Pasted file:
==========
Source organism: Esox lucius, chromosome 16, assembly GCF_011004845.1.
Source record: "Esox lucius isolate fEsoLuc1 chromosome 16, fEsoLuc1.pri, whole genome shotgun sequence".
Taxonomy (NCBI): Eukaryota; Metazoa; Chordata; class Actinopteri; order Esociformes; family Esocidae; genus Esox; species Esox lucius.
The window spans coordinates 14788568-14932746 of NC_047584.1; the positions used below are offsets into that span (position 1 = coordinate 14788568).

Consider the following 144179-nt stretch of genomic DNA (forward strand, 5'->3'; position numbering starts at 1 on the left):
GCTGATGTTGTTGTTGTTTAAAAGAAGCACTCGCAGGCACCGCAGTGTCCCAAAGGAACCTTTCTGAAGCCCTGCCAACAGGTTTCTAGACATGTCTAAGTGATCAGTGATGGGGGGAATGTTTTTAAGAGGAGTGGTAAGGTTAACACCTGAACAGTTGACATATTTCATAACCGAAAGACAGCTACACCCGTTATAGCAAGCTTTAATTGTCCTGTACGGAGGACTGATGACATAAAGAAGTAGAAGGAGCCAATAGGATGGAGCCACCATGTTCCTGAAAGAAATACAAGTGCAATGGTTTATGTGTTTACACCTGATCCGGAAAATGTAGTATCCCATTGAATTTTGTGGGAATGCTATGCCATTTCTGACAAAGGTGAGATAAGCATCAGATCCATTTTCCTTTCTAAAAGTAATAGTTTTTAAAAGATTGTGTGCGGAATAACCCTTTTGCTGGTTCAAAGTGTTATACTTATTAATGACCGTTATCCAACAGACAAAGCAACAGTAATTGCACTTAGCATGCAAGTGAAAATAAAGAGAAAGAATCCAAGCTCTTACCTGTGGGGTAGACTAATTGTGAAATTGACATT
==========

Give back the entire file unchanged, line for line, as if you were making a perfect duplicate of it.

Source organism: Esox lucius, chromosome 16, assembly GCF_011004845.1.
Source record: "Esox lucius isolate fEsoLuc1 chromosome 16, fEsoLuc1.pri, whole genome shotgun sequence".
Taxonomy (NCBI): Eukaryota; Metazoa; Chordata; class Actinopteri; order Esociformes; family Esocidae; genus Esox; species Esox lucius.
The window spans coordinates 14788568-14932746 of NC_047584.1; the positions used below are offsets into that span (position 1 = coordinate 14788568).

Consider the following 144179-nt stretch of genomic DNA (forward strand, 5'->3'; position numbering starts at 1 on the left):
GCTGATGTTGTTGTTGTTTAAAAGAAGCACTCGCAGGCACCGCAGTGTCCCAAAGGAACCTTTCTGAAGCCCTGCCAACAGGTTTCTAGACATGTCTAAGTGATCAGTGATGGGGGGAATGTTTTTAAGAGGAGTGGTAAGGTTAACACCTGAACAGTTGACATATTTCATAACCGAAAGACAGCTACACCCGTTATAGCAAGCTTTAATTGTCCTGTACGGAGGACTGATGACATAAAGAAGTAGAAGGAGCCAATAGGATGGAGCCACCATGTTCCTGAAAGAAATACAAGTGCAATGGTTTATGTGTTTACACCTGATCCGGAAAATGTAGTATCCCATTGAATTTTGTGGGAATGCTATGCCATTTCTGACAAAGGTGAGATAAGCATCAGATCCATTTTCCTTTCTAAAAGTAATAGTTTTTAAAAGATTGTGTGCGGAATAACCCTTTTGCTGGTTCAAAGTGTTATACTTATTAATGACCGTTATCCAACAGACAAAGCAACAGTAATTGCACTTAGCATGCAAGTGAAAATAAAGAGAAAGAATCCAAGCTCTTACCTGTGGGGTAGACTAATTGTGAAATTGACATT